13.1.1 The effects of psychosis
Psychoses are a group of severe mental illnesses characterised by loss of reality contact (where the patient cannot differentiate between reality and their imagination), delusions and/or hallucinations. This leaves affected people vulnerable to strange and potentially very distressing experiences, such as hearing voices or seeing things which others around them cannot. They may also express these delusions in a way that may disturb others. For instance, they may insist that they are God, or complain that there is someone else inside them giving them orders.
Often, as a consequence of their illness, people with a psychosis struggle to meet the ordinary demands of daily life, such as routine household responsibilities, work and social interaction with others. For example, they may lose the ability to look after themselves and their personal needs properly, appearing unconcerned about their appearance and neglecting personal grooming (Figure 13.1). They may also have an inadequate or mistaken understanding of their condition, blaming malevolent spirits or other community members for placing a curse on them. Challenging such views may prove difficult, as their impaired thinking often leads them to reject evidence that contradicts such traditional beliefs.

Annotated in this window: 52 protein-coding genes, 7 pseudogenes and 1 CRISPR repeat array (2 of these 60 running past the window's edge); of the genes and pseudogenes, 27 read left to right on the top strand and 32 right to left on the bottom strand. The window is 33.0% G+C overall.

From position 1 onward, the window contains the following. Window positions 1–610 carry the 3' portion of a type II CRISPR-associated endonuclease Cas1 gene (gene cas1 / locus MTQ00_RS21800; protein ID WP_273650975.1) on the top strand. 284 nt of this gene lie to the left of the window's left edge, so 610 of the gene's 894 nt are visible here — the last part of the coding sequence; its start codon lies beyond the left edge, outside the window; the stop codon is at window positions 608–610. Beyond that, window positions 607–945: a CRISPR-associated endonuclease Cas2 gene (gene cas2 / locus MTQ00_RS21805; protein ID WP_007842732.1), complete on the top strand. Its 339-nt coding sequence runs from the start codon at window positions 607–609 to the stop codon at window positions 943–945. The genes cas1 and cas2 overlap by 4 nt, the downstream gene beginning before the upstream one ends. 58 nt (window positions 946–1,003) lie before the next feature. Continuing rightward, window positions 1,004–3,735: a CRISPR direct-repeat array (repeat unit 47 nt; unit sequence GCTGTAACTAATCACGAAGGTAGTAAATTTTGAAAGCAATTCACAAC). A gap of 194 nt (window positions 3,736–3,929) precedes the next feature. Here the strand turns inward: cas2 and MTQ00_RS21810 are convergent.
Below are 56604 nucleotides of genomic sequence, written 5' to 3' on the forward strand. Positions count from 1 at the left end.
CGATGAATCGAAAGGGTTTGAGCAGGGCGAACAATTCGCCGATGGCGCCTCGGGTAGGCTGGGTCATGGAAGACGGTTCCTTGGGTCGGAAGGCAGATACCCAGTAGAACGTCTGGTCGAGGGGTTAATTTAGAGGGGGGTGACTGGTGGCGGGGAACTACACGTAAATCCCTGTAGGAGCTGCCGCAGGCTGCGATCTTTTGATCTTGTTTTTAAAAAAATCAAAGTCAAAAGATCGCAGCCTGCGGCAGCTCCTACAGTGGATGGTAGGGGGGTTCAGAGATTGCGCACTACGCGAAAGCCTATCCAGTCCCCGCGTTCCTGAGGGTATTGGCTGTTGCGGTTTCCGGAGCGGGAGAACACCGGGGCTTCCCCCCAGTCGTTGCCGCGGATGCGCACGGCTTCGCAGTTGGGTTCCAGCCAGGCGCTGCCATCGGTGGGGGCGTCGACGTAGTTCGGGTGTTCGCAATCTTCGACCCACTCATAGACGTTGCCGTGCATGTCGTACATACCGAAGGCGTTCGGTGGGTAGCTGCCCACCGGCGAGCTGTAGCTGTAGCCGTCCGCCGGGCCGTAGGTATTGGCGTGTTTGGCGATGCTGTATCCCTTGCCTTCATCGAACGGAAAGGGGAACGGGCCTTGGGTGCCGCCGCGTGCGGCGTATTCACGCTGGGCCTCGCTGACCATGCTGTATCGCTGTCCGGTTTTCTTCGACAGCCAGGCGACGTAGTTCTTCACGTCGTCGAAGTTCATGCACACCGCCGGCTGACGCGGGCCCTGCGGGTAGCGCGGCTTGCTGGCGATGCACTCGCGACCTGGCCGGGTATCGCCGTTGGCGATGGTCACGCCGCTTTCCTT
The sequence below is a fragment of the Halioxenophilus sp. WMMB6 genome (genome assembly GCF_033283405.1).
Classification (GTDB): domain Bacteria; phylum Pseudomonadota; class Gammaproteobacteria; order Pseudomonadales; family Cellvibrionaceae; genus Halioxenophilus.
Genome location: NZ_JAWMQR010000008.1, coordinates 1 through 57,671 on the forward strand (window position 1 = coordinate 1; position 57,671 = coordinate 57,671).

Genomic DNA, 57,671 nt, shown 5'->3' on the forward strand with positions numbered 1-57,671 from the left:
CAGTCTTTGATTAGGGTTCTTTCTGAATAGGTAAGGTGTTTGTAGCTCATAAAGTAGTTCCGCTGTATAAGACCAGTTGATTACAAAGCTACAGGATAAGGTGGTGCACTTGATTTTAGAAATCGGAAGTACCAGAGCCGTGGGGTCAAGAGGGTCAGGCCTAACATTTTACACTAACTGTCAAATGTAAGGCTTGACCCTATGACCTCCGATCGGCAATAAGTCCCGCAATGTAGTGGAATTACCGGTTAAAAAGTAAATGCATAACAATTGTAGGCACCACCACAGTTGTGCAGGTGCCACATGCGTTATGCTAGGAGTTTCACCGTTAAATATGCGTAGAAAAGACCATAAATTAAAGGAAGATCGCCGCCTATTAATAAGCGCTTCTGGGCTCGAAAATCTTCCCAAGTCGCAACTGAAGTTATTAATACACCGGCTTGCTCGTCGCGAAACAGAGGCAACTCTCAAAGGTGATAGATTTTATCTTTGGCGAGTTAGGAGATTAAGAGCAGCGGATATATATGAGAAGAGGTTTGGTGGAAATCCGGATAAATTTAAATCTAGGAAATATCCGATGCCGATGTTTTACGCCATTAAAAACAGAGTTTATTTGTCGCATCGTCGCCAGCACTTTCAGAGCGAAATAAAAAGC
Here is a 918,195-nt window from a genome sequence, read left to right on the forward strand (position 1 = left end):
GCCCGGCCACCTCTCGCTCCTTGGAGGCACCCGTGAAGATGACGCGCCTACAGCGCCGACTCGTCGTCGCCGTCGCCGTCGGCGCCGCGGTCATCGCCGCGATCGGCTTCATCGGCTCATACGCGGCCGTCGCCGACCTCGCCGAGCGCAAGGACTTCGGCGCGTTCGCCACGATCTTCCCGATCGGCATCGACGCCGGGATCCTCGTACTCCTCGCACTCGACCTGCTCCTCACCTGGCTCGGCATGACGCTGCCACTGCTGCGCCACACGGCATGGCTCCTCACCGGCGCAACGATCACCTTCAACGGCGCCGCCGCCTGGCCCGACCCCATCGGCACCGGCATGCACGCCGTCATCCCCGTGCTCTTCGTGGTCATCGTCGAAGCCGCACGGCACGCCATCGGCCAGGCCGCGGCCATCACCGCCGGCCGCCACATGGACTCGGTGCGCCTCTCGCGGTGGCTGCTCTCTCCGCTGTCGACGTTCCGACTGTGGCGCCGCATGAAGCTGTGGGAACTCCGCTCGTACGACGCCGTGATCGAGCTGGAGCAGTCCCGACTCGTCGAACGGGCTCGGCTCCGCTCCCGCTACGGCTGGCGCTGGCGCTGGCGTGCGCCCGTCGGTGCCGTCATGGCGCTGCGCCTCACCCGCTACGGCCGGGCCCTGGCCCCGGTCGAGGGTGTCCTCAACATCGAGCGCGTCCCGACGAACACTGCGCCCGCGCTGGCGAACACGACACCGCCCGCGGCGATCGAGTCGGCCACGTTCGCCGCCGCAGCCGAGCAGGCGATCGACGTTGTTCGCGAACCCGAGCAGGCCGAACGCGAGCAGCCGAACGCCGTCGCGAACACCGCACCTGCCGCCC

Psychotic illnesses make sufferers personally distressed and also cause distress to others in their family and neighbourhood. The level of distress (and the risk of permanent disability) is increased by the duration and severity of the symptoms.